Mr. BARKER. I have also prepared a statement of the views of my colleagues and myself with respect to the subject of mortgage banking which I think will fairly well summarize what is in the rather bulky report which I will be glad to leave with you.

The CHAIRMAN. I think we will receive and file the report, and we thank you for it, and will put in the record your statement regarding it. I think that ought to go into the record.

Senator COUZENS. Yes.

The CHAIRMAN. And the report will be filed with the subcommittee.

Mr. BARKER. May I proceed, Mr. Chairman?
Mr. BARKER. The mortgage bank idea is—

The CHAIRMAN (interposing). May I ask first, Mr. Barker, how was this commission created ?

Mr. BARKER. This commission was created in the early spring of 1935, and the commissioners were qualified on the 23d day of February 1935, and we immediately undertook our tasks.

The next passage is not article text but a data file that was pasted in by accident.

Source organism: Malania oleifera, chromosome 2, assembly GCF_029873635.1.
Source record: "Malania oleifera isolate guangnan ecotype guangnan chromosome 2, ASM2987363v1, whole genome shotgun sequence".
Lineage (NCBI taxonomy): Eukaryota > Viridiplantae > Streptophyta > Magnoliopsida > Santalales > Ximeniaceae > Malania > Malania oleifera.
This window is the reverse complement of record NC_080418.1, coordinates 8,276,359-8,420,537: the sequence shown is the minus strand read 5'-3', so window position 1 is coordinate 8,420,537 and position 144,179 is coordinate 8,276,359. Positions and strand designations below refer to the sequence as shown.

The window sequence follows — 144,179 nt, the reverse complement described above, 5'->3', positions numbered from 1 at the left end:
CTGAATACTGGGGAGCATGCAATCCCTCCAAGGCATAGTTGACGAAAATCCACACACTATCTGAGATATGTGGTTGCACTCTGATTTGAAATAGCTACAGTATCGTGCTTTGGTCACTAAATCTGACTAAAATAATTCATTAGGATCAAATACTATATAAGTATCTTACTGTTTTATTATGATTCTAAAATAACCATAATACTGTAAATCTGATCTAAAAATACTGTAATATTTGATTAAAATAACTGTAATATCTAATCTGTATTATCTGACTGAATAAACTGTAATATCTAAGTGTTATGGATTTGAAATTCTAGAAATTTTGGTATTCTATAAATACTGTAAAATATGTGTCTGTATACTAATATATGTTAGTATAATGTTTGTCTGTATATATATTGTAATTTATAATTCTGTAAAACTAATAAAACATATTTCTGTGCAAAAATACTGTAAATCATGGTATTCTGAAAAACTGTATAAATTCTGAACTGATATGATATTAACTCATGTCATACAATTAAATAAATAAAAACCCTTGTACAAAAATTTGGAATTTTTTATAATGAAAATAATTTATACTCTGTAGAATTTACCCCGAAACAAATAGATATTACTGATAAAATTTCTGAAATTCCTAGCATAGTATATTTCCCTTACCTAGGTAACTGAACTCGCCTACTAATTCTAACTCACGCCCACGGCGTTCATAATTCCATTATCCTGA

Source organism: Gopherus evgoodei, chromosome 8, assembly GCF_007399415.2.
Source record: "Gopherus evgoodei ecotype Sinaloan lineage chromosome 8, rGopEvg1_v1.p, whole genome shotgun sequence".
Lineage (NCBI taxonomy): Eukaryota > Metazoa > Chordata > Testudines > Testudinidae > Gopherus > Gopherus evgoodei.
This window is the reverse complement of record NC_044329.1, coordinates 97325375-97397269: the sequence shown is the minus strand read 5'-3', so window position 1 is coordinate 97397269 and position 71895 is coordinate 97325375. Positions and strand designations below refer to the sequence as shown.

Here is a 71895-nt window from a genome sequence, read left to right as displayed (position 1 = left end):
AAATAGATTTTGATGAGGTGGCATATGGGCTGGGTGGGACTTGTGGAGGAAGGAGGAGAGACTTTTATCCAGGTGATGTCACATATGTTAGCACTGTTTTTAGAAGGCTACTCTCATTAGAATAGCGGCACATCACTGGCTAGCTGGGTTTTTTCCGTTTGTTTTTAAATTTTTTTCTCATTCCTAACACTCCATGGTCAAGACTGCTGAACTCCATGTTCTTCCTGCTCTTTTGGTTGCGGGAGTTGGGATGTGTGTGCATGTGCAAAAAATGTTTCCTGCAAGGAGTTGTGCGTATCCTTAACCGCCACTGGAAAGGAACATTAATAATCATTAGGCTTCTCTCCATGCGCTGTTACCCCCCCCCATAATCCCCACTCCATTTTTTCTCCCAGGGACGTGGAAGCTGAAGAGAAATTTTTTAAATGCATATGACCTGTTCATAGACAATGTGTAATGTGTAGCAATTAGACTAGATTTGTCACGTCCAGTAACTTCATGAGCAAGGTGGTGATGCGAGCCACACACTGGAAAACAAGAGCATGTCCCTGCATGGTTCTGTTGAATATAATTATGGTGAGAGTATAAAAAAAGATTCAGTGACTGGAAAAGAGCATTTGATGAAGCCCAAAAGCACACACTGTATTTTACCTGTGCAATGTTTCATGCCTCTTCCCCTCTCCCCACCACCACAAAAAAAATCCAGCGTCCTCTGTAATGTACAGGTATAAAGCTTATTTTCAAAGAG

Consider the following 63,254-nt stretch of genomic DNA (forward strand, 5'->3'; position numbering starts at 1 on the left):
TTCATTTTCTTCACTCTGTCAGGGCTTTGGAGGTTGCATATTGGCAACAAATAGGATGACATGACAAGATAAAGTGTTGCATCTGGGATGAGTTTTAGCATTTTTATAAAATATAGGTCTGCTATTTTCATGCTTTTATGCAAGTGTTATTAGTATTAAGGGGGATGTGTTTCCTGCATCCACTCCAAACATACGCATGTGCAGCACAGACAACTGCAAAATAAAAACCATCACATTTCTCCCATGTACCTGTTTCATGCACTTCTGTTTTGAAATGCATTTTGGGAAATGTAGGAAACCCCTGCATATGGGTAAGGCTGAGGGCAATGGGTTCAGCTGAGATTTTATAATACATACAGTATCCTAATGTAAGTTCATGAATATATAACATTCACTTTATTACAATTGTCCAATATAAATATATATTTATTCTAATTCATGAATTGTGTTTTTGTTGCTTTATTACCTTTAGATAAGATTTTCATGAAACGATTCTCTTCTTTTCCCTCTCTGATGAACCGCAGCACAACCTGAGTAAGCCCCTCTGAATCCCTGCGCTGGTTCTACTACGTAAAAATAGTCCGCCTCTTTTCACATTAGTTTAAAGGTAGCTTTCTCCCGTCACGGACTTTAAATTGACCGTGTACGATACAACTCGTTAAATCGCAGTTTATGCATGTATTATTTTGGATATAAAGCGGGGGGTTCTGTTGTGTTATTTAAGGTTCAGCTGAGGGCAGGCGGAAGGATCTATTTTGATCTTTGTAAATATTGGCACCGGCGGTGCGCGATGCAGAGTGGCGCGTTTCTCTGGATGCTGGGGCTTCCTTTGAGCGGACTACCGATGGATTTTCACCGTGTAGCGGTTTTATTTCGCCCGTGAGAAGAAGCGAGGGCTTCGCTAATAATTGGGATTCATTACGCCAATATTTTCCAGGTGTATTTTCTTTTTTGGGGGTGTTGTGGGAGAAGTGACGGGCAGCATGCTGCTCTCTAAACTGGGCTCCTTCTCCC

Senator COUZENS. Was the commission created by an act of the legislature?

Mr. BARKER. It was created by chapter 19 of the laws of 1935 of the State of New York.

The CHAIRMAN. How many persons compose the commission? Mr. BARKER. There are three commissioners, my associates being Mr. Louis S. Posner and Mr. Lawrence B. Cummings.

One of the earliest moves that we made in the commission was the creation of what we called the bureau of legal research, which consisted of 8 or 10 lawyers, to whom was delegated the task of making an intensive and exhaustive study and search into the whole subject of mortgage banking, particularly as it has prevailed and been practiced in about 22 countries of the world. The report which I am leaving with you contains some rather interesting exhibits with respect to mortgage banking in these 22 countries and forms the foundation of the recommendations which we have made.

Senator WAGNER. Might I interrupt you right there?
Mr. BARKER. Yes, sir.